Although certain medicines should not be used together at all, in other cases two different medicines may be used together even if an interaction might occur. In these cases, your doctor may want to change the dose, or other precautions may be necessary. When you are taking this medicine, it is especially important that your healthcare professional know if you are taking any of the medicines listed below. The following interactions have been selected on the basis of their potential significance and are not necessarily all-inclusive.
Using this medicine with any of the following medicines is not recommended. Your doctor may decide not to treat you with this medication or change some of the other medicines you take.
- Isavuconazonium Sulfate
Using this medicine with any of the following medicines is usually not recommended, but may be required in some cases. If both medicines are prescribed together, your doctor may change the dose or how often you use one or both of the medicines.
- Ado-Trastuzumab Emtansine
- Aripiprazole Lauroxil
- Arsenic Trioxide
- Brentuximab Vedotin
- Chloral Hydrate
- Cholera Vaccine, Live
- Doxorubicin Hydrochloride Liposome
- Ergoloid Mesylates
- Inotuzumab Ozogamicin
- Irinotecan Liposome
- Sodium Phosphate
- Sodium Phosphate, Dibasic
- Sodium Phosphate, Monobasic
- Vincristine Sulfate Liposome
Using this medicine with any of the following medicines may cause an increased risk of certain side effects, but using both drugs may be the best treatment for you. If both medicines are prescribed together, your doctor may change the dose or how often you use one or both of the medicines.
Certain medicines should not be used at or around the time of eating food or eating certain types of food since interactions may occur. Using alcohol or tobacco with certain medicines may also cause interactions to occur. Discuss with your healthcare professional the use of your medicine with food, alcohol, or tobacco.
Other Medical ProblemsTOP
The presence of other medical problems may affect the use of this medicine. Make sure you tell your doctor if you have any other medical problems, especially:
- Bradycardia (slow heartbeat) or
- Heart rhythm problems or
- Hypokalemia (low potassium in the blood), uncorrected or
- Hypomagnesemia (low magnesium in the blood), uncorrected or
- QTc prolongation (rare heart rhythm problem), or family history of—Use with caution. May make these conditions worse.
- Hepatitis, history of or
- Jaundice, history of or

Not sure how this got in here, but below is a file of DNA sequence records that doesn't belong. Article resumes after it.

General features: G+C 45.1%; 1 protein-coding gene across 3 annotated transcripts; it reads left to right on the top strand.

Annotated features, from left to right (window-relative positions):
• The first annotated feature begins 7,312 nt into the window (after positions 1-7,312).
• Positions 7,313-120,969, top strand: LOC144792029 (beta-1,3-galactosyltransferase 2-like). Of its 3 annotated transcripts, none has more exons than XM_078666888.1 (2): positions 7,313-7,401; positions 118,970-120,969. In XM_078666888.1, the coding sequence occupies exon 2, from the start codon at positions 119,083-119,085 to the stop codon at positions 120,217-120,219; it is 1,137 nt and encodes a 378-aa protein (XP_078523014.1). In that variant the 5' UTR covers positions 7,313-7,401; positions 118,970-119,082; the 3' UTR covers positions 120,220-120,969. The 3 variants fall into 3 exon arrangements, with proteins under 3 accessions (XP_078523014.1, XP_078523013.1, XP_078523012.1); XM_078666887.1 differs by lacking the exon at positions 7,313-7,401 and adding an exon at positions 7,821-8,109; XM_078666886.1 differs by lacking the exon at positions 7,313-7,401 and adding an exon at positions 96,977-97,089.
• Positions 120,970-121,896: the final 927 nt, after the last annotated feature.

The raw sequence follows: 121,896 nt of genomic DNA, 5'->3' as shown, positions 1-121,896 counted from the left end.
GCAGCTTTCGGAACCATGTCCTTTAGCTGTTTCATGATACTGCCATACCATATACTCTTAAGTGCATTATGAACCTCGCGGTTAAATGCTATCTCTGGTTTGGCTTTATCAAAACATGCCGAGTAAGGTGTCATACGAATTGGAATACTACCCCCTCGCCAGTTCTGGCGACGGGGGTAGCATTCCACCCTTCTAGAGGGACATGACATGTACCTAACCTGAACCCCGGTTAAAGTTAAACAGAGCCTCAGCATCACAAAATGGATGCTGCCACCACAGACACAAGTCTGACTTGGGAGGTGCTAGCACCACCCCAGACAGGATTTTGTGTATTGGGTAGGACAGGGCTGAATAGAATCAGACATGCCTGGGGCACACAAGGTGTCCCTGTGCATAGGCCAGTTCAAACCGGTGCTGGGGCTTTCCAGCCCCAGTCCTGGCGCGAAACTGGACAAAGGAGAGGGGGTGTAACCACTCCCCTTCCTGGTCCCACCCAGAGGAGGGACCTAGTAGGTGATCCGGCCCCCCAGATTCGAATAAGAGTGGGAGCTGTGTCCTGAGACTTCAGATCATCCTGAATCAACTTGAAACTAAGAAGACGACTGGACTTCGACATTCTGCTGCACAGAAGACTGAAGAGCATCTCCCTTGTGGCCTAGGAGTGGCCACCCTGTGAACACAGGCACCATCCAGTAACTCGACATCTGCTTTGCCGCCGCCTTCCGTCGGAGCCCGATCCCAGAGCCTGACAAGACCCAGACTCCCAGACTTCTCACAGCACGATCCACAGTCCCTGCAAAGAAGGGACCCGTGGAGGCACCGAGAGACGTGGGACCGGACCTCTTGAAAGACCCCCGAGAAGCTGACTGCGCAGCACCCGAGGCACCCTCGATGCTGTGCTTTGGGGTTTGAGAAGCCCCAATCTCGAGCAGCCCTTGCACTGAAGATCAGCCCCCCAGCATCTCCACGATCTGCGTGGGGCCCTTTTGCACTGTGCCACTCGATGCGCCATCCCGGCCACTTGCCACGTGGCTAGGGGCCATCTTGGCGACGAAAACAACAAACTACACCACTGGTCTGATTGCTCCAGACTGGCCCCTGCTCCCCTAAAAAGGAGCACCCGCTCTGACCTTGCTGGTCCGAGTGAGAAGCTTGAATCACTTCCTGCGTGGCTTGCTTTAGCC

- Myasthenia gravis (severe muscle weakness)—Should not be used in patients with these conditions.
- Kidney disease or
- Liver disease—Use with caution. The effects may be increased because of slower removal of the medicine from the body.
It is very important that your doctor check your progress at regular visits to make sure that this medicine is working properly. Blood tests may be needed to check for unwanted effects.
If your symptoms do not improve within a few days, or if they become worse, check with your doctor.
Stop taking telithromycin and contact your doctor right away if you have symptoms of liver disease. These symptoms include tiredness, body aches, loss of appetite, nausea, yellow skin and eyes, dark urine, light-colored stools, itchy skin, or severe stomach pains. Severe liver problems and liver failure have been reported, and in some cases, liver injury developed quickly and after only a few doses.
This medicine may cause fainting, blurred vision, or other vision problems. If any of these occur, do not drive, use machines, or do anything else that could be dangerous if you are not able to see well or if you feel lightheaded. If these side effects occur and they bother you, check with your doctor.
This medicine may cause diarrhea, and in some cases it can be severe. It may occur up to 2 months or more after you stop taking this medicine. Do not take any medicine to treat diarrhea without first checking with your doctor. If you have any questions or if mild diarrhea continues or gets worse, check with your doctor.
Do not take other medicines unless they have been discussed with your doctor. This includes prescription or nonprescription (over-the-counter [OTC]) medicines and herbal or vitamin supplements.